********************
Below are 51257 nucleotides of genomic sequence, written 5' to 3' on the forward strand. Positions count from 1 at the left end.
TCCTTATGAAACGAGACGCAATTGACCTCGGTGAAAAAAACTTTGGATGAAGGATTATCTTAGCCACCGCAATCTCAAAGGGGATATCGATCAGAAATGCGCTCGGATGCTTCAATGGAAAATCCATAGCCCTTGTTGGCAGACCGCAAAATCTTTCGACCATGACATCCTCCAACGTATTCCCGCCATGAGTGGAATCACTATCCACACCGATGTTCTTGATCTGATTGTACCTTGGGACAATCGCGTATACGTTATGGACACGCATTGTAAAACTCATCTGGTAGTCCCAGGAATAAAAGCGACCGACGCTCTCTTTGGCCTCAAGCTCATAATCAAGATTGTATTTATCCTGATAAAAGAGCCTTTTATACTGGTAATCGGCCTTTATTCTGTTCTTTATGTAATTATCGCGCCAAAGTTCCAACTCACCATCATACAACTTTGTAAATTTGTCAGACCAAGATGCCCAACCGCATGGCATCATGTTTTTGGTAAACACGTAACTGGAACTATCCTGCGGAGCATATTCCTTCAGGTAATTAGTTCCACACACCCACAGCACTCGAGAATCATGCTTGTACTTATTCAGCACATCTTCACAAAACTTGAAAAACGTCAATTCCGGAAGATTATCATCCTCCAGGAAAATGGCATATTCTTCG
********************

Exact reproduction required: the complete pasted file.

Below are 51257 nucleotides of genomic sequence, written 5' to 3' on the forward strand. Positions count from 1 at the left end.
TCCTTATGAAACGAGACGCAATTGACCTCGGTGAAAAAAACTTTGGATGAAGGATTATCTTAGCCACCGCAATCTCAAAGGGGATATCGATCAGAAATGCGCTCGGATGCTTCAATGGAAAATCCATAGCCCTTGTTGGCAGACCGCAAAATCTTTCGACCATGACATCCTCCAACGTATTCCCGCCATGAGTGGAATCACTATCCACACCGATGTTCTTGATCTGATTGTACCTTGGGACAATCGCGTATACGTTATGGACACGCATTGTAAAACTCATCTGGTAGTCCCAGGAATAAAAGCGACCGACGCTCTCTTTGGCCTCAAGCTCATAATCAAGATTGTATTTATCCTGATAAAAGAGCCTTTTATACTGGTAATCGGCCTTTATTCTGTTCTTTATGTAATTATCGCGCCAAAGTTCCAACTCACCATCATACAACTTTGTAAATTTGTCAGACCAAGATGCCCAACCGCATGGCATCATGTTTTTGGTAAACACGTAACTGGAACTATCCTGCGGAGCATATTCCTTCAGGTAATTAGTTCCACACACCCACAGCACTCGAGAATCATGCTTGTACTTATTCAGCACATCTTCACAAAACTTGAAAAACGTCAATTCCGGAAGATTATCATCCTCCAGGAAAATGGCATATTCTTCG